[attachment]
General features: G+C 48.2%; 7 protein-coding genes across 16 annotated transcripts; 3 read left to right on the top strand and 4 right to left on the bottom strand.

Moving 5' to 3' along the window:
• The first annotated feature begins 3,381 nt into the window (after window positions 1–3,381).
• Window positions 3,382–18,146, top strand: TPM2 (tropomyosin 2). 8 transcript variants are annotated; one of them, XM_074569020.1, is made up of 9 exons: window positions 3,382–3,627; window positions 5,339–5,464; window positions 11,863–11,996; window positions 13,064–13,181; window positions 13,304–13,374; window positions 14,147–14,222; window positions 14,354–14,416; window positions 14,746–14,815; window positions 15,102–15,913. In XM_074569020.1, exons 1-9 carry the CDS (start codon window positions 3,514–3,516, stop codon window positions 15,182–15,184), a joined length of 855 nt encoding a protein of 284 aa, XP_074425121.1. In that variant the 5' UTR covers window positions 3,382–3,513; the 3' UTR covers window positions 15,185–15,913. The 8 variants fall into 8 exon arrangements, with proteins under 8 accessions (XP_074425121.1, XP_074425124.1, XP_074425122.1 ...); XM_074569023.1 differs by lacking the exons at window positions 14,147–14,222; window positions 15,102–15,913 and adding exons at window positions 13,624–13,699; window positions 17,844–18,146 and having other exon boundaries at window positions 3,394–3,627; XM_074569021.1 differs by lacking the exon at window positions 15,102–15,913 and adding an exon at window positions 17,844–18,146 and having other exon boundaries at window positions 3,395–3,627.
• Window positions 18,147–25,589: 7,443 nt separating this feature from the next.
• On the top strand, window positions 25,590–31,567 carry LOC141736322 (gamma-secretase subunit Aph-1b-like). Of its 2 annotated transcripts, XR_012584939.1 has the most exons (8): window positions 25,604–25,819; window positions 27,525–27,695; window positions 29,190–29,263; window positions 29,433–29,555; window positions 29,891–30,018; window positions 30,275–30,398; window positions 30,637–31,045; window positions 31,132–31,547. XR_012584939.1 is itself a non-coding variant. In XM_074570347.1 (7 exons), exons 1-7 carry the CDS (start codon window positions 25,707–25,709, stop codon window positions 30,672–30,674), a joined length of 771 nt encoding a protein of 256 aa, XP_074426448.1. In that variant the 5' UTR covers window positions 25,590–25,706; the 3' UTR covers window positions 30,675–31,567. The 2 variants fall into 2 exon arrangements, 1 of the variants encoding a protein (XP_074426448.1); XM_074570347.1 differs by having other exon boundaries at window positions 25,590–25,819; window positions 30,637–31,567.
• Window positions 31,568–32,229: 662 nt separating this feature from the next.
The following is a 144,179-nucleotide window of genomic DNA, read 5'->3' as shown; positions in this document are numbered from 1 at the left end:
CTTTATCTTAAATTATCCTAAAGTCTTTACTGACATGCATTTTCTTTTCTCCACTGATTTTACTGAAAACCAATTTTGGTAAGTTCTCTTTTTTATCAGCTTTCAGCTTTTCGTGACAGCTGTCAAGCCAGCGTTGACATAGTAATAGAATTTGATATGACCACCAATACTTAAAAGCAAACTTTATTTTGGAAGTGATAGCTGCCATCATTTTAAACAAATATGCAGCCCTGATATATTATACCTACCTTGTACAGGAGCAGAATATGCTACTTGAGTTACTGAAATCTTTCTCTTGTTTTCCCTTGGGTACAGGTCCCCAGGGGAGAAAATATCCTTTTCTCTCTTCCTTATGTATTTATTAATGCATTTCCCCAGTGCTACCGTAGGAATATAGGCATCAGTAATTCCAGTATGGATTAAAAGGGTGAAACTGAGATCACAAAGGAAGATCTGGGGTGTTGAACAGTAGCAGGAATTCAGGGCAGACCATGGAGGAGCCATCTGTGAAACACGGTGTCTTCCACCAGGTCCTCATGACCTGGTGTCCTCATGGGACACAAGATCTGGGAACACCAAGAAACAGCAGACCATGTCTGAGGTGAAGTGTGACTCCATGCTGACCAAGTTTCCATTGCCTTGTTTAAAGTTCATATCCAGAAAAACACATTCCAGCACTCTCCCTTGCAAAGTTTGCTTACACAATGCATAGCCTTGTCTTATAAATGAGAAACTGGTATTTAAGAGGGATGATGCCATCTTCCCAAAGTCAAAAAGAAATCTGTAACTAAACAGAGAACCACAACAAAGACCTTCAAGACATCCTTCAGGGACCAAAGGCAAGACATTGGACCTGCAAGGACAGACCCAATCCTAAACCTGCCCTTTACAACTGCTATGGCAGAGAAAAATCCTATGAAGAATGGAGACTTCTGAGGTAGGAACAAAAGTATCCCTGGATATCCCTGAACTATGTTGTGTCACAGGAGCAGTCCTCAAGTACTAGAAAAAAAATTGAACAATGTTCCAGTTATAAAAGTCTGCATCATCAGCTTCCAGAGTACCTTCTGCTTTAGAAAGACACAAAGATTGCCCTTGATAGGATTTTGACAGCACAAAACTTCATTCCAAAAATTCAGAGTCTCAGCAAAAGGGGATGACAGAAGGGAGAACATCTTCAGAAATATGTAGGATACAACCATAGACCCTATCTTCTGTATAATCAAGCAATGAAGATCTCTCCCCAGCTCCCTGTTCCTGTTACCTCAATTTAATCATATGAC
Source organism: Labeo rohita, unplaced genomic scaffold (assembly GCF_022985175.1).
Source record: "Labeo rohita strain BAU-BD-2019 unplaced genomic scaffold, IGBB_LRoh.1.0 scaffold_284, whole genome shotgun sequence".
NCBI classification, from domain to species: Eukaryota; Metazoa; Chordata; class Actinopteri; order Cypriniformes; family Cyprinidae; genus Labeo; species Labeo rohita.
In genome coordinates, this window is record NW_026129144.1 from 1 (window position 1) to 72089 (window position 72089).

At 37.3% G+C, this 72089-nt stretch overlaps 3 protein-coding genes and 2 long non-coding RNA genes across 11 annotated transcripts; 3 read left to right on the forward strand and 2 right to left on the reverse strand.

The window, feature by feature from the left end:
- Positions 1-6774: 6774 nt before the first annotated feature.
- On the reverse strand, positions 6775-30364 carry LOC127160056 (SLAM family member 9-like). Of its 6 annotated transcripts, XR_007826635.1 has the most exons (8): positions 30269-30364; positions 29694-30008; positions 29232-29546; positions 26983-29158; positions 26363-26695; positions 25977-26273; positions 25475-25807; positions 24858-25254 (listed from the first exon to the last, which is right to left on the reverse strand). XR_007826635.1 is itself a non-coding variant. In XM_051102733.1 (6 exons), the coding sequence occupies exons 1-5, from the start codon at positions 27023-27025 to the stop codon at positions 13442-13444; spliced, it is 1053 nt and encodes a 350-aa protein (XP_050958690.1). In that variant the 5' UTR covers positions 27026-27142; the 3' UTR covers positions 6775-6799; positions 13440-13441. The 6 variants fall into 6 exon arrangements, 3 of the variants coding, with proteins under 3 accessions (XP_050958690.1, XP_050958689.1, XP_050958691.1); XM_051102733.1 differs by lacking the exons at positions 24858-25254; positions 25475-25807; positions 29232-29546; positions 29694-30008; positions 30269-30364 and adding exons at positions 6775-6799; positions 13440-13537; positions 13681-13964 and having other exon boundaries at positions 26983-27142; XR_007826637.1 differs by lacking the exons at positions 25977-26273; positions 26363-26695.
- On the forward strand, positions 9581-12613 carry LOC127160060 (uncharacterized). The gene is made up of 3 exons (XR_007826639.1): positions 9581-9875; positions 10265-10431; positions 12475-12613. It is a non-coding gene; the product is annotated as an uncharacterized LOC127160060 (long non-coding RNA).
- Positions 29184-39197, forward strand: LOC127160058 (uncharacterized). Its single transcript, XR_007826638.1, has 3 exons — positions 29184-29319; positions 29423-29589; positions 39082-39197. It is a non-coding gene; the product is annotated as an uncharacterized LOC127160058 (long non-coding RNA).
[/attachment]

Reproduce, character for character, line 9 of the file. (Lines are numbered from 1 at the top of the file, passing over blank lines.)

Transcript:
CTTTATCTTAAATTATCCTAAAGTCTTTACTGACATGCATTTTCTTTTCTCCACTGATTTTACTGAAAACCAATTTTGGTAAGTTCTCTTTTTTATCAGCTTTCAGCTTTTCGTGACAGCTGTCAAGCCAGCGTTGACATAGTAATAGAATTTGATATGACCACCAATACTTAAAAGCAAACTTTATTTTGGAAGTGATAGCTGCCATCATTTTAAACAAATATGCAGCCCTGATATATTATACCTACCTTGTACAGGAGCAGAATATGCTACTTGAGTTACTGAAATCTTTCTCTTGTTTTCCCTTGGGTACAGGTCCCCAGGGGAGAAAATATCCTTTTCTCTCTTCCTTATGTATTTATTAATGCATTTCCCCAGTGCTACCGTAGGAATATAGGCATCAGTAATTCCAGTATGGATTAAAAGGGTGAAACTGAGATCACAAAGGAAGATCTGGGGTGTTGAACAGTAGCAGGAATTCAGGGCAGACCATGGAGGAGCCATCTGTGAAACACGGTGTCTTCCACCAGGTCCTCATGACCTGGTGTCCTCATGGGACACAAGATCTGGGAACACCAAGAAACAGCAGACCATGTCTGAGGTGAAGTGTGACTCCATGCTGACCAAGTTTCCATTGCCTTGTTTAAAGTTCATATCCAGAAAAACACATTCCAGCACTCTCCCTTGCAAAGTTTGCTTACACAATGCATAGCCTTGTCTTATAAATGAGAAACTGGTATTTAAGAGGGATGATGCCATCTTCCCAAAGTCAAAAAGAAATCTGTAACTAAACAGAGAACCACAACAAAGACCTTCAAGACATCCTTCAGGGACCAAAGGCAAGACATTGGACCTGCAAGGACAGACCCAATCCTAAACCTGCCCTTTACAACTGCTATGGCAGAGAAAAATCCTATGAAGAATGGAGACTTCTGAGGTAGGAACAAAAGTATCCCTGGATATCCCTGAACTATGTTGTGTCACAGGAGCAGTCCTCAAGTACTAGAAAAAAAATTGAACAATGTTCCAGTTATAAAAGTCTGCATCATCAGCTTCCAGAGTACCTTCTGCTTTAGAAAGACACAAAGATTGCCCTTGATAGGATTTTGACAGCACAAAACTTCATTCCAAAAATTCAGAGTCTCAGCAAAAGGGGATGACAGAAGGGAGAACATCTTCAGAAATATGTAGGATACAACCATAGACCCTATCTTCTGTATAATCAAGCAATGAAGATCTCTCCCCAGCTCCCTGTTCCTGTTACCTCAATTTAATCATATGAC